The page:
Indeed, interferon-free regimens that are highly effective against a broad range of HCV genotypes are likely to be costly—a pricing trend seen in emerging and increasingly effective therapies for cancer. Unless manufacturers and regional drug formularies (which subsidize access to treatment for many illnesses) can reach agreement about costs, TasP for HCV may be difficult to achieve, even in high-income countries.

Other support needed

To expand the population of HCV-positive people who can successfully navigate a course of treatment, Australian researchers suggest that potential HCV TasP programs need to explore at least the following elements:

  • pill boxes
  • electronic reminders about pill-taking
  • peer counselling
  • case management
  • nurse-led counselling
  • integrating HCV treatment into existing health services that may be found in places such as prisons, as part of opioid substitution programs and in primary care clinics

This last point is interesting because clearly HCV treatment needs to be expanded to populations with high rates of HCV. However, unless existing health services are well resourced to deal with the influx of large numbers of new patients, TasP is going to encounter difficulties.

Treating the whole person

There are related matters that were not mentioned by the mathematical modellers. For instance, health systems may need to become more adaptable and change to meet the needs of more people with HCV as they come forward for treatment. This may mean that governments fund more community-based treatment clinics that provide an array of services related to the complex health and psychosocial needs of people with HCV and not just focus on HCV treatment.

Underpinning the addiction(s)

Issues that should be addressed at such clinics, and indeed future models of HCV TasP rollout, are the underlying emotional concerns that caused some people to attempt to relieve distress by injecting street drugs in the first place. Thus, treatment of mental health conditions—including anxiety, depression, bipolar illness, psychosis and so on—needs to be part of an integrated approach to TasP. Educating people about healthy ways of coping with challenging situations can also be helpful. Also, because of poor life circumstances, some people who inject street drugs will need prolonged counselling for post-traumatic stress disorder.

Although potential TasP programs assume that courses of HCV treatment will be relatively short, recovery from years of addiction does not occur in a few weeks. TasP programs will need to help people who are recovering from HCV gain an understanding of the psychological drivers of their addiction, perhaps teach basic life skills and, for some people, reintegration into wider society. If attention is not paid to addiction-related issues, it is possible that some people who are initially cured of HCV can have their addiction recur, become reinfected and/or infected with other germs, and/or develop different addictions in the future.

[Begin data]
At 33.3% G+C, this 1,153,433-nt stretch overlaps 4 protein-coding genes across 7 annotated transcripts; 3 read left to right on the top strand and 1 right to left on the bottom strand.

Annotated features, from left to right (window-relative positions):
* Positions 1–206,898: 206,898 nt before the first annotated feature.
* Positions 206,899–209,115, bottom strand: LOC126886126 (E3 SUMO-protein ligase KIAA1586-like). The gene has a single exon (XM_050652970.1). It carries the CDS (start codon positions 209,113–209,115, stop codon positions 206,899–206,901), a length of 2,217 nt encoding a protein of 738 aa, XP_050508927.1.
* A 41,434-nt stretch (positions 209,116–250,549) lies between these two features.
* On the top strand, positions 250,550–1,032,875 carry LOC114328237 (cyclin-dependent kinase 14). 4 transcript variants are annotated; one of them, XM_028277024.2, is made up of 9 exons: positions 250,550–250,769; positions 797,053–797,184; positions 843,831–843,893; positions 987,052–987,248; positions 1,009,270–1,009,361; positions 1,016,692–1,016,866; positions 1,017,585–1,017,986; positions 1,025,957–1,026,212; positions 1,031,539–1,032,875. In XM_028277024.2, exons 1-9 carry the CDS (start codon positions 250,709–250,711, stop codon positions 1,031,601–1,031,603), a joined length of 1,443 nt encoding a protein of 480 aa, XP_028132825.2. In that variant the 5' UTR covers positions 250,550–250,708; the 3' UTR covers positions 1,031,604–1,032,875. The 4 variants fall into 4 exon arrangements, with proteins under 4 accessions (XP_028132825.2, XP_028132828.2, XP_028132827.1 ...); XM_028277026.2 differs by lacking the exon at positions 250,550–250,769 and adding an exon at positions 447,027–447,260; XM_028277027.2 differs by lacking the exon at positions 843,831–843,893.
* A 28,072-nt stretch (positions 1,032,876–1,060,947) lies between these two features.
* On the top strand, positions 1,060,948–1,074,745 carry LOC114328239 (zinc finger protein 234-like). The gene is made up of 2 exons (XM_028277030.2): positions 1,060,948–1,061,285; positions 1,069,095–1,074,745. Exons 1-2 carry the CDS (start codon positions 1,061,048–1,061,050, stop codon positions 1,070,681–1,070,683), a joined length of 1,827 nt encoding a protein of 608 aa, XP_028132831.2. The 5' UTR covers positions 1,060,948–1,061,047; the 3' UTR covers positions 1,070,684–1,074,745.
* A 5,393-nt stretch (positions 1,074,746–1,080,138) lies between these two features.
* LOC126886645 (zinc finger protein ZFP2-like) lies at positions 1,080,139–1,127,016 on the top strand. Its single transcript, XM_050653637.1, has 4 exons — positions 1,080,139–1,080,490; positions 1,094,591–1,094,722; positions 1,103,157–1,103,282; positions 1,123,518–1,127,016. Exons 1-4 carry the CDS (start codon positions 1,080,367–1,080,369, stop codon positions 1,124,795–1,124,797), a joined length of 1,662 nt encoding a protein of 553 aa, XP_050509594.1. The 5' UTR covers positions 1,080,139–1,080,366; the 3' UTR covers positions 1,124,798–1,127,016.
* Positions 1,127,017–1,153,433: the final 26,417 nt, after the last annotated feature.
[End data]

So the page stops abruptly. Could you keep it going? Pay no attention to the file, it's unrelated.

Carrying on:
Looking at large numbers of people­ – population level

In another study, researchers in Australia also examined the potential of TasP. In their study, the researchers raised questions about the goals of health policy planners. For instance, if the main goal of policy planners is to reduce the spread of HCV, then Australian researchers made this statement: “the majority of therapy should be allocated to [people who are currently injecting street drugs].”

Looking at the individual level rather than the population level

However, the same group of Australian researchers also notes: “In the short term, HCV treatment may have the greatest impact on [HCV-related complications and death] if targeted towards people who inject drugs who have already been infected with HCV for many years with the greatest risk of disease progression and death.”

A fine balance

In Canada and other high-income countries, the vast majority of care and treatment for HCV is and will be state funded. Therefore, an ethical and balanced approach to the distribution of emerging treatments—between population level and individual level goals—will be needed as HCV test-and-treat strategies are expanded.

—Sean R. Hosein